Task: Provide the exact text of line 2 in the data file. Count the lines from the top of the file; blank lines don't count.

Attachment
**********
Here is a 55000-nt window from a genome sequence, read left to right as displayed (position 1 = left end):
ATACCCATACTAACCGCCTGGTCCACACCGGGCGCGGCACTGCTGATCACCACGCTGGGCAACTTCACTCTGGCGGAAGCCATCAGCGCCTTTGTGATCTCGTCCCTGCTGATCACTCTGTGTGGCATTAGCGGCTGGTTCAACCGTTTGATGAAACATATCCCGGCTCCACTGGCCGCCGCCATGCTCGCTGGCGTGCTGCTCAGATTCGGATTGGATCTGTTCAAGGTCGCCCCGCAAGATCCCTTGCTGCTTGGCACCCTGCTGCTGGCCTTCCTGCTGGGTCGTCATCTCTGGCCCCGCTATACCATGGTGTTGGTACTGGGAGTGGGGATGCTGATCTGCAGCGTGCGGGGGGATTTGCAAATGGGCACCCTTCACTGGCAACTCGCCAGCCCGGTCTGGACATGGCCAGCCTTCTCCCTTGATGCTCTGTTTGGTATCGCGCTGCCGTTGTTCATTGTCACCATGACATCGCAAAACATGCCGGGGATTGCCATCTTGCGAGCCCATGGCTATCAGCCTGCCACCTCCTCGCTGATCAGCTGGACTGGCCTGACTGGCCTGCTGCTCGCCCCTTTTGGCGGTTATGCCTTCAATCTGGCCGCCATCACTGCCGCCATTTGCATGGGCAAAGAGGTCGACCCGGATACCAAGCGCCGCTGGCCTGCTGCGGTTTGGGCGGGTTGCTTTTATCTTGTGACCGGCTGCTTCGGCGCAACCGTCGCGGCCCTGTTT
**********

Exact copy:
ATACCCATACTAACCGCCTGGTCCACACCGGGCGCGGCACTGCTGATCACCACGCTGGGCAACTTCACTCTGGCGGAAGCCATCAGCGCCTTTGTGATCTCGTCCCTGCTGATCACTCTGTGTGGCATTAGCGGCTGGTTCAACCGTTTGATGAAACATATCCCGGCTCCACTGGCCGCCGCCATGCTCGCTGGCGTGCTGCTCAGATTCGGATTGGATCTGTTCAAGGTCGCCCCGCAAGATCCCTTGCTGCTTGGCACCCTGCTGCTGGCCTTCCTGCTGGGTCGTCATCTCTGGCCCCGCTATACCATGGTGTTGGTACTGGGAGTGGGGATGCTGATCTGCAGCGTGCGGGGGGATTTGCAAATGGGCACCCTTCACTGGCAACTCGCCAGCCCGGTCTGGACATGGCCAGCCTTCTCCCTTGATGCTCTGTTTGGTATCGCGCTGCCGTTGTTCATTGTCACCATGACATCGCAAAACATGCCGGGGATTGCCATCTTGCGAGCCCATGGCTATCAGCCTGCCACCTCCTCGCTGATCAGCTGGACTGGCCTGACTGGCCTGCTGCTCGCCCCTTTTGGCGGTTATGCCTTCAATCTGGCCGCCATCACTGCCGCCATTTGCATGGGCAAAGAGGTCGACCCGGATACCAAGCGCCGCTGGCCTGCTGCGGTTTGGGCGGGTTGCTTTTATCTTGTGACCGGCTGCTTCGGCGCAACCGTCGCGGCCCTGTTT